Reappraising walter bagehot’s liberalism: Discussion, public opinion, and the meaning of parliamentary government

William Selinger, Greg Conti

Research output: Contribution to journalArticlepeer-review

7 Scopus citations


This article offers a novel and comprehensive account of Walter Bagehot’s political thought. It ties together an interpretation of Bagehot’s liberal commitment to norms of discussion and deliberation, with an analysis of Bagehot’s extensive arguments about the institutions of representative government. We show how Bagehot’s opposition to American-style presidentialism, to parliamentary democracy, and to proportional representation were profoundly shaped by his conceptions of government by discussion, and the rule of public opinion. Bagehot’s criticisms of English parliamentarianism, both of its pre-1832 and post-1832 varieties were also motivated by those principles, as was his own proposal for parliamentary reform. By examining the whole range of Bagehot’s writings on representative government (not merely his preference for parliamentarianism over presidentialism) and by connecting his institutional recommendations to his liberal principles, we are also able to better clarify Bagehot’s position in Victorian political thought. The article concludes with a discussion of the debate leading up to the Second Reform Act, in which we elucidate Bagehot’s disagreements with other prominent exponents of liberalism including John Stuart Mill, the “university liberals,” and Robert Lowe.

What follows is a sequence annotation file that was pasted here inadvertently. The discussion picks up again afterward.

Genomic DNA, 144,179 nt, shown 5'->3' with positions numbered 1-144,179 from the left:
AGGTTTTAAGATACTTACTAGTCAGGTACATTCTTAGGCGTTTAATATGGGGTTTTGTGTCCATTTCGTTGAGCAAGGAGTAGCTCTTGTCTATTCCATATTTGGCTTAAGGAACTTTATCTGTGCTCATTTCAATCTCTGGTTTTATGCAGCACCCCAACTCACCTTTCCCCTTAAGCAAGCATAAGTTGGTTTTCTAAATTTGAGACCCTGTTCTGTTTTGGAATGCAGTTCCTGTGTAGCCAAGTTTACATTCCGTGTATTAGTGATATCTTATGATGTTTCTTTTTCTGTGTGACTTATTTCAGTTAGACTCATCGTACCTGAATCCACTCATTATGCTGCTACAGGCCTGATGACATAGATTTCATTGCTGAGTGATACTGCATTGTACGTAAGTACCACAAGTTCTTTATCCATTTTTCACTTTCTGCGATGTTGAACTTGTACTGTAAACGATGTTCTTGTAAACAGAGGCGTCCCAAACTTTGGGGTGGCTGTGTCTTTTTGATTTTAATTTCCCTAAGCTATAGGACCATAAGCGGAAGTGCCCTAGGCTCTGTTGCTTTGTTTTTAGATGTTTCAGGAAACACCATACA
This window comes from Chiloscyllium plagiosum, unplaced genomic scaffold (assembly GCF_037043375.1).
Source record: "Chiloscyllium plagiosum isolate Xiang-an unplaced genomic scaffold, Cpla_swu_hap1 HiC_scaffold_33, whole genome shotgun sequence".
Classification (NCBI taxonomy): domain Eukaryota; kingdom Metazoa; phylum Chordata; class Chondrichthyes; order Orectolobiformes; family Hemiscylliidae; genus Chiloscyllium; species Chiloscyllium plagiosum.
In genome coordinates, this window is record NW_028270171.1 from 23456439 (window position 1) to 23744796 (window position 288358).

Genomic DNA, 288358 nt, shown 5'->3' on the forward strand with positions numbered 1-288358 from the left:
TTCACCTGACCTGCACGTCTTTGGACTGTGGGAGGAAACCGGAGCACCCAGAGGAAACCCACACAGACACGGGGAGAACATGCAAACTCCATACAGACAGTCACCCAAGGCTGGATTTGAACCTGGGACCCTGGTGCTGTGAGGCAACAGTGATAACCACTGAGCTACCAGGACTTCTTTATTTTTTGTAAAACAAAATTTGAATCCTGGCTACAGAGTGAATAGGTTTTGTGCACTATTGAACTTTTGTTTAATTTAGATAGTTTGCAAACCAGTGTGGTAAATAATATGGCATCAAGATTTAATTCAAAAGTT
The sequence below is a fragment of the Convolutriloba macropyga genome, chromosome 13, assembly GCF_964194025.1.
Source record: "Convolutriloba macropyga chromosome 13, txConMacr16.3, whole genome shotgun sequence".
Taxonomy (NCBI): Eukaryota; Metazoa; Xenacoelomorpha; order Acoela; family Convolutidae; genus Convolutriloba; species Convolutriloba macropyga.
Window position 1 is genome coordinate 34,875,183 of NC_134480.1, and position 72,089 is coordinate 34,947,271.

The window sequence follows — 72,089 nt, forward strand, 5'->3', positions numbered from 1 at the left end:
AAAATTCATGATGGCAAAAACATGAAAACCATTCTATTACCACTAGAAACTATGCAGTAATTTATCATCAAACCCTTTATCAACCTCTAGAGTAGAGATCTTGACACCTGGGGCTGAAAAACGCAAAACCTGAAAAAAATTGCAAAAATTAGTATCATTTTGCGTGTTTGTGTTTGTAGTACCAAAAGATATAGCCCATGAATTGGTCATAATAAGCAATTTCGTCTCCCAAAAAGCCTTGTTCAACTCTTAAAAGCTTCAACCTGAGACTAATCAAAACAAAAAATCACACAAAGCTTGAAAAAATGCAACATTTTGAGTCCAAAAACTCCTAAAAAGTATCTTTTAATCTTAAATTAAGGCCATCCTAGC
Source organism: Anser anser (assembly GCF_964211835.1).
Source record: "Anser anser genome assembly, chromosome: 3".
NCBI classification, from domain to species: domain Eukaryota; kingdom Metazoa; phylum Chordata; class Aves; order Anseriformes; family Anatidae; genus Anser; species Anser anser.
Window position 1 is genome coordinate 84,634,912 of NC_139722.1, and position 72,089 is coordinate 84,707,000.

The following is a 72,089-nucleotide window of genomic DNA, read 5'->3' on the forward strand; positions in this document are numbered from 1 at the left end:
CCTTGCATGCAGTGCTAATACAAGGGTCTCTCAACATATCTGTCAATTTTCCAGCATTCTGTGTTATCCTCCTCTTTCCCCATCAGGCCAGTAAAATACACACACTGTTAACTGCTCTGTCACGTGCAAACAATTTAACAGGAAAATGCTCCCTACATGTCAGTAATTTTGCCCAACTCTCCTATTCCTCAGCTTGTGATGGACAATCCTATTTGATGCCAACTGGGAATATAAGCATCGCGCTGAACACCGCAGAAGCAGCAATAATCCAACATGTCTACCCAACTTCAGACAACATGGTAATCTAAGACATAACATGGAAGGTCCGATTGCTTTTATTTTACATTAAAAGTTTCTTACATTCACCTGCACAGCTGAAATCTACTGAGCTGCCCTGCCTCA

Original languageEnglish (US)
Pages (from-to)264-291
Number of pages28
JournalHistory of European Ideas
Issue number2
StatePublished - Feb 17 2015
Externally publishedYes

All Science Journal Classification (ASJC) codes

  • Philosophy
  • History
  • Sociology and Political Science


  • Electoral reform
  • Liberalism
  • Parliamentarianism
  • Public opinion
  • Representation
  • Walter bagehot


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